Benefits - Taxable or Not? #168
By Gerry Neely
National Revenue's unsuccessful attempt to add to a taxpayer's income may be of interest to your clients whose employers require them to move and to all licensees wearing uniforms. In two separate cases, payments were made to taxpayers by their employers which the Minister of National Revenue wanted to classify as income from employment.
In the first case the taxpayer whose job was with the Federal Government, moved from Ottawa to Edmonton and in the process sold a house in Ottawa with a 12.5 % mortgage and purchased a house in Edmonton with 14.25 % interest on the mortgage financing.
Federal Government employees who relocate at the employer's request and incur additional expenses upon the purchase of a new residence are compensated and compensation includes a mortgage interest differential payment. In this case, the remaining term of the Ottawa mortgage was three years, so over the next three years the taxpayer received approximately $2,600 to compensate him for the higher interest charges on the Edmonton property.
The Minister of National Revenue argued that this was an additional economic benefit to the taxpayer. The taxpayer said that this payment did nothing more than reimburse him for the cost incurred because of his employer's request that he move to Edmonton. The judge decided the issue against the Minister of National Revenue.1
Another case involved a plainclothes police officer who was paid $500 pursuant to the terms of a collective agreement, to defray the cost of providing outsize clothing he needed to conceal police equipment such as a revolver, handcuffs and walkie-talkie. M.N.R. concluded that this was a benefit and added the sum of $500 to the policeman's income. The issue was the same and again, the judge held that the payment was not a benefit but instead compensation for an expense the employer ordered the policeman to incur.2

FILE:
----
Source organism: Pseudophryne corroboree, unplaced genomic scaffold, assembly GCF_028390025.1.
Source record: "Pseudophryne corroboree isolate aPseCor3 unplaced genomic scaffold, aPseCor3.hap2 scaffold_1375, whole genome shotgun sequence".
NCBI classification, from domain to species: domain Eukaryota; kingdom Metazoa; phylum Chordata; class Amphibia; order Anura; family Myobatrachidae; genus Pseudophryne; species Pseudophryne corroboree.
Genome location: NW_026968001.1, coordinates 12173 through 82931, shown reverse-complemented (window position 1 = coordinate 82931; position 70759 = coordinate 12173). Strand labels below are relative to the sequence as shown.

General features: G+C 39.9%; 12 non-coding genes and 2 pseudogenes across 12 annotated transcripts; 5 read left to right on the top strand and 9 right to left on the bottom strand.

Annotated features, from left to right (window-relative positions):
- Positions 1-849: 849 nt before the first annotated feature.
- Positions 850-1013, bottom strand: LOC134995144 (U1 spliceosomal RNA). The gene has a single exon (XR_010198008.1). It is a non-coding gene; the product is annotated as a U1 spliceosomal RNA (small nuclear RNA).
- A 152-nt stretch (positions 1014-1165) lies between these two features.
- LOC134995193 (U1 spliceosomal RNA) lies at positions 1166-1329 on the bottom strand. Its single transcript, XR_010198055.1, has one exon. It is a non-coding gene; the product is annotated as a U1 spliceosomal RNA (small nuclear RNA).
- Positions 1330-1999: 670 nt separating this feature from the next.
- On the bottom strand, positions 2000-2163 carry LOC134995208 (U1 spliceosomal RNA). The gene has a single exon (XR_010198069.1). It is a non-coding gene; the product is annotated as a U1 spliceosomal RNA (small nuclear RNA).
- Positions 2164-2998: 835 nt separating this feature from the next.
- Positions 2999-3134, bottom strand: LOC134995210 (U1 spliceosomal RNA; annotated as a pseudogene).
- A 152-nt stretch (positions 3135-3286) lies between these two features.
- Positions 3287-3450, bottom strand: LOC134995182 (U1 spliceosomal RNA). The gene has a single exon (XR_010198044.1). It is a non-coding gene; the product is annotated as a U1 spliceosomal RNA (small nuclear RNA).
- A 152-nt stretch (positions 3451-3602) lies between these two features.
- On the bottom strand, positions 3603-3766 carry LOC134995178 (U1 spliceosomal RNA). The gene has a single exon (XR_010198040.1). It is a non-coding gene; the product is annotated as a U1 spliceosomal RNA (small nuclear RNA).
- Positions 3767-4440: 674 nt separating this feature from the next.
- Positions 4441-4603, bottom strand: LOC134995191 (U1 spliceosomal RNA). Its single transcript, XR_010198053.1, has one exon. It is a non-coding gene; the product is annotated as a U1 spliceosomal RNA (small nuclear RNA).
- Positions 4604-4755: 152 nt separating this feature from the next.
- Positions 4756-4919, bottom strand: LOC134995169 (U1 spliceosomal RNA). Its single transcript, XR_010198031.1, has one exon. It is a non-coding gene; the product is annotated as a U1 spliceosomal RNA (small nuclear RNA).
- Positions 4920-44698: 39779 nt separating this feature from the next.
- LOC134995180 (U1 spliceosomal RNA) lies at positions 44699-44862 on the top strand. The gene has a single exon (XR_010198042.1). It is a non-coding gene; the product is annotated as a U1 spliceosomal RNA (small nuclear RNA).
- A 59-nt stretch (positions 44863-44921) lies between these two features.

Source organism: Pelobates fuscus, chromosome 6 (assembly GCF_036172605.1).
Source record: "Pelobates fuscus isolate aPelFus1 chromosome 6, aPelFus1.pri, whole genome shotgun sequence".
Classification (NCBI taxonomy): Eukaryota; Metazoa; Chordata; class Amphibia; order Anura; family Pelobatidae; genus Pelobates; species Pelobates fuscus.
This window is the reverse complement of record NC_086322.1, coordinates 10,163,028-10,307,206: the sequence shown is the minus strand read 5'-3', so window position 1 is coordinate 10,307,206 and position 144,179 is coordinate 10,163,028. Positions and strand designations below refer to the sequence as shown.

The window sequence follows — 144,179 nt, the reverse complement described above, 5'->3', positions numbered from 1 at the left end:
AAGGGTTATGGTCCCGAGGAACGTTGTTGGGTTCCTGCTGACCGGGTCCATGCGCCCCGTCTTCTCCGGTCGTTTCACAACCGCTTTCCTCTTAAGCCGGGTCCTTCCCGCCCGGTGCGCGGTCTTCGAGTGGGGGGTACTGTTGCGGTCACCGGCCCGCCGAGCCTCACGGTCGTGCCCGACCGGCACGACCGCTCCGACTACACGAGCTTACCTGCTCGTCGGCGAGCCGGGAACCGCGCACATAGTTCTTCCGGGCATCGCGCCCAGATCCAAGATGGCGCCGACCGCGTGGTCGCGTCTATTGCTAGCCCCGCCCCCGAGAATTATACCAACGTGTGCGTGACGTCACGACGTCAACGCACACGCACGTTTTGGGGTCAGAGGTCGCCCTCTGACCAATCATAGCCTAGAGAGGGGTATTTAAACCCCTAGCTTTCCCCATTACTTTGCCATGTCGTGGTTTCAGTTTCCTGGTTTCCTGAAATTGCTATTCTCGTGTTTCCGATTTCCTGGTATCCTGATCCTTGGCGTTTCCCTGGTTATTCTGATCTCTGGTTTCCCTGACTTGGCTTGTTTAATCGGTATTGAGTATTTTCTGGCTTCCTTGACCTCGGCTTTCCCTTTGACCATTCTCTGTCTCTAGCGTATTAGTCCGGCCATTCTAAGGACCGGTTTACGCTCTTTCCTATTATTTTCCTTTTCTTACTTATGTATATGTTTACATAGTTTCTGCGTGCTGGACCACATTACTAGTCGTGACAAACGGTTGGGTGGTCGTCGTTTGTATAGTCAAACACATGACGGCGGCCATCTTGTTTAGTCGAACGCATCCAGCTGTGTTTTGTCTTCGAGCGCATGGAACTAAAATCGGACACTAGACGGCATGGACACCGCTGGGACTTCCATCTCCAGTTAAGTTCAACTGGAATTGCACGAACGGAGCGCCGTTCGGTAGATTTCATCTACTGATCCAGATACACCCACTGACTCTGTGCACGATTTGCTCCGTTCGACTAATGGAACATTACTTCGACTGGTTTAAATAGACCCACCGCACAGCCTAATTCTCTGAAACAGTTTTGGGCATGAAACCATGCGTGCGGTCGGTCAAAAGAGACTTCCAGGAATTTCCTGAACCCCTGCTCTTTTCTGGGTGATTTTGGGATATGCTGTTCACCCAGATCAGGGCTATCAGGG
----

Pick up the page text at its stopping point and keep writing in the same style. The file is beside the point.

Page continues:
A licensee told a vendor that he represented a person who had previously inspected the vendor's house and was prepared to make an offer, which however was to be subject to an unlimited inspection. The vendor's evidence was that he discussed limiting the inspection to structural soundness, foundations and a search for infestation in detail with the licensee.
Neither party was aware of the instructions given by the other to the licensee. The conditional clause in the offer to purchase which had been accepted by the vendor provided that the sale was subject to "satisfactory inspection of the building structure." The vendor (a barrister) gave evidence that he was told by the licensee that this clause provided for the limited inspection the vendor wanted.
The inspection report confirmed that there were no structural deficiencies and no insect infestation, but that there were other deficiencies which the inspector listed. The purchaser declined to proceed and the vendor sued for damages when the property resold for a lower price.
The trial judge held that the licensee was agent for the purchaser when he approached the vendor, and became agent of the vendor when the vendor signed an exclusive listing. He interpreted the conditional clause to mean an unlimited inspection. The licensee was liable for negligently misrepresenting that the clause had the restricted meaning the vendor relied upon when accepting the offer to purchase.
in addition, the trial judge stated that the licensee had a duty to advise the vendor of the purchaser's instructions concerning the inspection. This non-disclosure was a breach of duty to his principal, the vendor.
The Court of Appeal confirmed the trial judge's findings.3
|1.||Splane v. The Queen, 1990 D.T.C. 6442.|
|2.||The Queen v. Hoffman, 90 D.T.C. 6405.|
|3.||Whitson v. Heslop, Court of Appeal Victoria Registry V01039, December 20, 1990.|
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